safe conduct." 

" This is how they keep faith ! " I cried, bitterly. 

" It was no time for railing," continued Grace 
O'Malley, a as I was in the Governor's hands, and 
could see no way of getting out of them. Therefore 
I made as though I were about to submit myself, 
and I desired to see the Governor again with respect 
to the tribute to be paid to the Queen. My request 
being granted, Sir Nicholas acquainted me with his 
determination, demanding a thousand cows and two 



hundred mares, or their equivalent in gold and silver, 
by way of payment of the arrears, and two hundred 
cows each year for the future." 

"To all of which you said No!" cried I. 

"Nay, Ruari," replied she, "I had to match my 
wits against his power over me — was not I his 
prisoner ? — and so I returned him no immediate 
answer, but, on the contrary, besought that I might 
have a week to deliberate in, bemoaning my hard 
fate, and protesting that I should never be able to 
comply with his demands, yet that I would do 
what was within my ability to compass." 

"And then?" I said. 

" He pondered long and deeply, hesitating and 
doubtful; so, knowing the covetous nature of the 
man," said she, "I took the cross I was wearing 
from my neck, and, giving it to him, begged that 
he would grant me the delay I sought." 

" Your jewelled cross ? " I said. 

" My case was an evil one," replied she, " and I 
did it not without pain, for the cross had been my 
mother's, and was, besides, of great value." 

"He consented?" 

"He became very gracious because of the bribe," 
replied she, "and then asked me to be present at 
the revel. ' Why/ said he, e should you not take 
part in it, if you would care so to do ? ' As I was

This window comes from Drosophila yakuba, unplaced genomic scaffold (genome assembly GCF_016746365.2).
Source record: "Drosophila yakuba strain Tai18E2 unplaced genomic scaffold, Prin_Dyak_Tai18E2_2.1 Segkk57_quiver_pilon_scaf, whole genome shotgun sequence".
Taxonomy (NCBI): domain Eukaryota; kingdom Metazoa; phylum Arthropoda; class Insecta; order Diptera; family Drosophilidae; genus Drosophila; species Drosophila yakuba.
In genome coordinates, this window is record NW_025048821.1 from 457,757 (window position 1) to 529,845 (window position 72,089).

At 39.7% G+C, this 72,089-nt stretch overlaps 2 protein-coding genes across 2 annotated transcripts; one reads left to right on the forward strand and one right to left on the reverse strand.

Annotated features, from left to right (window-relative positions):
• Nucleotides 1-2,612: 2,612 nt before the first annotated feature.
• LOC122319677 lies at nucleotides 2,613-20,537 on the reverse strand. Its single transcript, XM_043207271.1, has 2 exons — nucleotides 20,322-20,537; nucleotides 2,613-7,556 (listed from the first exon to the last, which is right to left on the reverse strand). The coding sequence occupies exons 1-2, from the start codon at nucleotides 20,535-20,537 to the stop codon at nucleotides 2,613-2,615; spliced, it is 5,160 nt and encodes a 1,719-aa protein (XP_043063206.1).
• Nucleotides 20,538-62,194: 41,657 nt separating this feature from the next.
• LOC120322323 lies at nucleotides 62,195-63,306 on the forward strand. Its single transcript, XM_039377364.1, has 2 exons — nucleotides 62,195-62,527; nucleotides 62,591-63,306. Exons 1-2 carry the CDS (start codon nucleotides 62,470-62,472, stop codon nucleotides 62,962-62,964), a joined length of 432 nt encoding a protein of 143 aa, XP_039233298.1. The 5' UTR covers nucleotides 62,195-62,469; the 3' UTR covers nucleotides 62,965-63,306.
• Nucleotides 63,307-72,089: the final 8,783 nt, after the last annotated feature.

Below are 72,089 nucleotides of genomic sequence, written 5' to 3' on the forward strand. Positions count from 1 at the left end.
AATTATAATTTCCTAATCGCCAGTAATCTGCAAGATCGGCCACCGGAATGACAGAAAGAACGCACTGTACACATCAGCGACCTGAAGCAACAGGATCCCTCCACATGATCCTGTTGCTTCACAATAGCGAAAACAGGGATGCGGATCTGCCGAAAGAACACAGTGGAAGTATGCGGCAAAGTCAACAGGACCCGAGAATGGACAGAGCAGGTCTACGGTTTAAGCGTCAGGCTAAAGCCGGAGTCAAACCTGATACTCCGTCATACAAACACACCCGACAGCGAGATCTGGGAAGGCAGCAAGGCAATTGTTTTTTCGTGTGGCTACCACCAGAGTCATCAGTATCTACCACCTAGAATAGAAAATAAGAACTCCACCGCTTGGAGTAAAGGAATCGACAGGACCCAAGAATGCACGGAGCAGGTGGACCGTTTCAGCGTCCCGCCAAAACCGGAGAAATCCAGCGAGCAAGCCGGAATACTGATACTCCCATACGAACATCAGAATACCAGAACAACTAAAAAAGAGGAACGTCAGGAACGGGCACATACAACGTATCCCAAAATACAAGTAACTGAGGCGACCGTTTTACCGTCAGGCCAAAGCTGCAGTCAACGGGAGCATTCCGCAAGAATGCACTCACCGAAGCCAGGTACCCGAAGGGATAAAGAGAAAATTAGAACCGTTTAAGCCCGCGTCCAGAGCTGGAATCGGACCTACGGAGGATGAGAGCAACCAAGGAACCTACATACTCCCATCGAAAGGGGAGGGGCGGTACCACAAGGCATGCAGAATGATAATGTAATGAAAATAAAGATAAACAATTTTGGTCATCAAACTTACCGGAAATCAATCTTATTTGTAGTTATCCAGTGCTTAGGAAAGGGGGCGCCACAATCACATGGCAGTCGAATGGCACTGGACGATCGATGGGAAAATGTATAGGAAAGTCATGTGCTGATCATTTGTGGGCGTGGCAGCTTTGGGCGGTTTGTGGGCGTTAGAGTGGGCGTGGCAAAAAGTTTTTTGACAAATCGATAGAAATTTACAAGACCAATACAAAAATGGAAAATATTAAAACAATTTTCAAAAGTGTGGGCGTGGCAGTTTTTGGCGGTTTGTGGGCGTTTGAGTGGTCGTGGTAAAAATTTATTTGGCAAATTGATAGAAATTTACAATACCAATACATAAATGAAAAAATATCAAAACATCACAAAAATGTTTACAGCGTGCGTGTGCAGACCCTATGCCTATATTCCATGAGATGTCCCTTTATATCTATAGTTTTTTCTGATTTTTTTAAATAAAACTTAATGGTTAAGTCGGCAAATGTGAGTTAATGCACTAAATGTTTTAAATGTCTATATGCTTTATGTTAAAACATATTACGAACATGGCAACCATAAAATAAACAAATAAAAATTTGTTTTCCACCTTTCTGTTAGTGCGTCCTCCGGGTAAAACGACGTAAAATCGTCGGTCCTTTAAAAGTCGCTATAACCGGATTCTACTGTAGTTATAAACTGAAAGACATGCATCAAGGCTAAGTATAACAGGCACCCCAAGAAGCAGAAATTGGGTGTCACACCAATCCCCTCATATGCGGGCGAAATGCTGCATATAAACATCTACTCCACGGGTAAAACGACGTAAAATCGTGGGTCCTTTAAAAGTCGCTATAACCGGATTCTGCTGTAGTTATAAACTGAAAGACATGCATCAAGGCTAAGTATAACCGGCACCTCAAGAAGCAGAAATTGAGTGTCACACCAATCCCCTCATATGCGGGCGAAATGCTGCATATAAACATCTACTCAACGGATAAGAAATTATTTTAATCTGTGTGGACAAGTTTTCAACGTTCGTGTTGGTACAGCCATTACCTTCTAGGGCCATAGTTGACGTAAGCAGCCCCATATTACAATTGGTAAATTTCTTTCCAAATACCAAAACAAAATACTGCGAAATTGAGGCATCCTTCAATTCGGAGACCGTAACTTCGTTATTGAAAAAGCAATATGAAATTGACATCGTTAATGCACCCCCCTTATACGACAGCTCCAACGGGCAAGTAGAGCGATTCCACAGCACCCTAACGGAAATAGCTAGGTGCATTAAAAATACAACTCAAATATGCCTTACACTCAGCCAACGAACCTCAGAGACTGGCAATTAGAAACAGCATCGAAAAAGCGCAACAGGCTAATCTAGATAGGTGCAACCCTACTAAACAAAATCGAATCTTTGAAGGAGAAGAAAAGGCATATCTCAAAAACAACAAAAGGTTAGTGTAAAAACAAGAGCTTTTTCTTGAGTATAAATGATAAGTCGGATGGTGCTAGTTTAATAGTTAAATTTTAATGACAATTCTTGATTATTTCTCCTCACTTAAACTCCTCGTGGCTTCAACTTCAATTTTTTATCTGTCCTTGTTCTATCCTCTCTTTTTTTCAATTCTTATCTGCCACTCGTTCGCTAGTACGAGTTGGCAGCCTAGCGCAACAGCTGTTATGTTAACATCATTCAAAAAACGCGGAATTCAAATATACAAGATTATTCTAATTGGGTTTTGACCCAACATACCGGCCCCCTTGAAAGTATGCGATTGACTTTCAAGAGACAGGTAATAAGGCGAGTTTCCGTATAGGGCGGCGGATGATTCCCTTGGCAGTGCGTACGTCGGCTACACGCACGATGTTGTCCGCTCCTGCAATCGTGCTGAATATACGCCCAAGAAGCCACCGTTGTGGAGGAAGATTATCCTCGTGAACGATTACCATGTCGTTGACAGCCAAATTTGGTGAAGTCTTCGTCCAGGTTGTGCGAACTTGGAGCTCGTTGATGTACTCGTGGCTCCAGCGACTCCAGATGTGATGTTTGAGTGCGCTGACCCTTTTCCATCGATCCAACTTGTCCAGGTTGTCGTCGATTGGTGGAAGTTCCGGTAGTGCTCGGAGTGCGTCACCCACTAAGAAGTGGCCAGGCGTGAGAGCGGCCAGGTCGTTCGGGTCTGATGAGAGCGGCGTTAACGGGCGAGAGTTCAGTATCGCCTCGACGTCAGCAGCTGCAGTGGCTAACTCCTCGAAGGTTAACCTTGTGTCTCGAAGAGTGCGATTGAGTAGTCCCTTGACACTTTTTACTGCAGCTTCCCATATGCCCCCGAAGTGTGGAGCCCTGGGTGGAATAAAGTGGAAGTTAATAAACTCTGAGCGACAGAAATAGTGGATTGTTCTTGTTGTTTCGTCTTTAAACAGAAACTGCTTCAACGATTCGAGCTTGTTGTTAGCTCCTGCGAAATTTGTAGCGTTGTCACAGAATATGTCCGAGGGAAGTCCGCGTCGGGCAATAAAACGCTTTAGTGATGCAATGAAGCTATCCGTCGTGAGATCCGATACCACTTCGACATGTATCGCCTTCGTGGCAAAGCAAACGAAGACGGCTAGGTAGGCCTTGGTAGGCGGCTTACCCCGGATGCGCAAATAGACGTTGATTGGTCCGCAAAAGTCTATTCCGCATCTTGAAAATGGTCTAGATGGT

resolved to humour him, I was complaisant, and 
replied that nothing would be more agreeable to 
me; but even as I uttered these words, some ink- 
ling of the plan for our deliverance which we 



carried out was forming itself in my mind. My 
woman afterwards managed to leave the Lynches' 
unobserved with the letter I wrote you, and gave 
it to the captain of the Scottish ship Ave passed on 
our way to Galway. My only fear was that he 
might inform the Governor, and so our plans 
would have been frustrated ; but he has proved 
himself a true man, and one who may be trusted." 

* There is no confidence to be put in Sir 
Nicholas," said I. 

"The man is hard, stark, relentless/' said she, 
hotly, "but he shall find I am as hard, stark, and 
relentless as he is himself. Vengeance — vengeance, 
and that speedy, will I take ! n 

Never had I seen Grace O'Malley so carried 
away by passion as now. Her eyes were blazing 
tires; the line made by her lips was like the edge 
of a sword, so clear and sharp it was ; the cheeks 
lost their colour and roundness, and, as she rest- 
lessly moved about, her black hair flew round her 
head like a coronal of quivering water-snakes. 

" Vengeance — vengeance ! " she cried. 

Her vehemence bore me along as upon a fast- 
flowing tide. 

" Vengeance — vengeance ! " I shouted, so that 
my voice rang out far beyond the galley. 

" It is in our own hands," she said, more com- 
posedly. " The wine fleet from Spain is expected 
in Galway to-day or to-morrow — at any moment 
we may see their sails on the southern edge of the 
sea. Then, then," cried she furiously, her anger 



rising again like the sudden, fierce blast of the 
tempest, " shall I teach Gal way and Sir Nicholas 
to fear and dread my name." 

The wine fleet ! This was a quarry, indeed ! 

For each year at this season there set out from 
Cadiz for Limerick and Galway a goodly fleet of 
galleons, each of which carried a burden more to be 
desired than a king's ransom. These ships were 
laden with many barrels of the wines both of 
France and Spain, with rolls of silks, with bales 
of fine leather, with suits of raiment and shirts 
of mail, and blades of Toledo, and with other 
articles of price, the products of Europe, and, even, 
to some extent, of the mysterious Orient, where 
Turk and infidel held their sway. These were ex- 
changed against the fish — for which our island was 
famous — the hides, salt, meat, wheat, and barley of 
the country. 

Grace O'Malley's vengeance on Galway was to 
attack, capture, or destroy that portion of the wine